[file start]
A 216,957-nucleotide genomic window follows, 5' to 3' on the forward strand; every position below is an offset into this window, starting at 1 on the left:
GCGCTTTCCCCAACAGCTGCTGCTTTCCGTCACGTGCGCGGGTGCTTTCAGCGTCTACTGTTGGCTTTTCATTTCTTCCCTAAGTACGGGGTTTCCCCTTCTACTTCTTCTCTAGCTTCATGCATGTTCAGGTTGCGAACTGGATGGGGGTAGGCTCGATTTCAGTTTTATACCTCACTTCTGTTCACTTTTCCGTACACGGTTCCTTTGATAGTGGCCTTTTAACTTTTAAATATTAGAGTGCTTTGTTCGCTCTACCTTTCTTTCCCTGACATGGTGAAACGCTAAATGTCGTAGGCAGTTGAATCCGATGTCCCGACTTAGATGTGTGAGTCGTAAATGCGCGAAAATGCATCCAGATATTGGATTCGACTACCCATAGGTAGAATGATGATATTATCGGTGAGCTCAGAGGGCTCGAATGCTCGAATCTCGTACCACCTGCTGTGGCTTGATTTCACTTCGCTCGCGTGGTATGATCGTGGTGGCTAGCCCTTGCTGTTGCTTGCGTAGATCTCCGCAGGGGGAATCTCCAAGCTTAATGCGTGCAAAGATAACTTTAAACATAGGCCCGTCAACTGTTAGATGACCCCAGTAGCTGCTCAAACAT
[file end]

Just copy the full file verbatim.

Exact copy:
A 216,957-nucleotide genomic window follows, 5' to 3' on the forward strand; every position below is an offset into this window, starting at 1 on the left:
GCGCTTTCCCCAACAGCTGCTGCTTTCCGTCACGTGCGCGGGTGCTTTCAGCGTCTACTGTTGGCTTTTCATTTCTTCCCTAAGTACGGGGTTTCCCCTTCTACTTCTTCTCTAGCTTCATGCATGTTCAGGTTGCGAACTGGATGGGGGTAGGCTCGATTTCAGTTTTATACCTCACTTCTGTTCACTTTTCCGTACACGGTTCCTTTGATAGTGGCCTTTTAACTTTTAAATATTAGAGTGCTTTGTTCGCTCTACCTTTCTTTCCCTGACATGGTGAAACGCTAAATGTCGTAGGCAGTTGAATCCGATGTCCCGACTTAGATGTGTGAGTCGTAAATGCGCGAAAATGCATCCAGATATTGGATTCGACTACCCATAGGTAGAATGATGATATTATCGGTGAGCTCAGAGGGCTCGAATGCTCGAATCTCGTACCACCTGCTGTGGCTTGATTTCACTTCGCTCGCGTGGTATGATCGTGGTGGCTAGCCCTTGCTGTTGCTTGCGTAGATCTCCGCAGGGGGAATCTCCAAGCTTAATGCGTGCAAAGATAACTTTAAACATAGGCCCGTCAACTGTTAGATGACCCCAGTAGCTGCTCAAACAT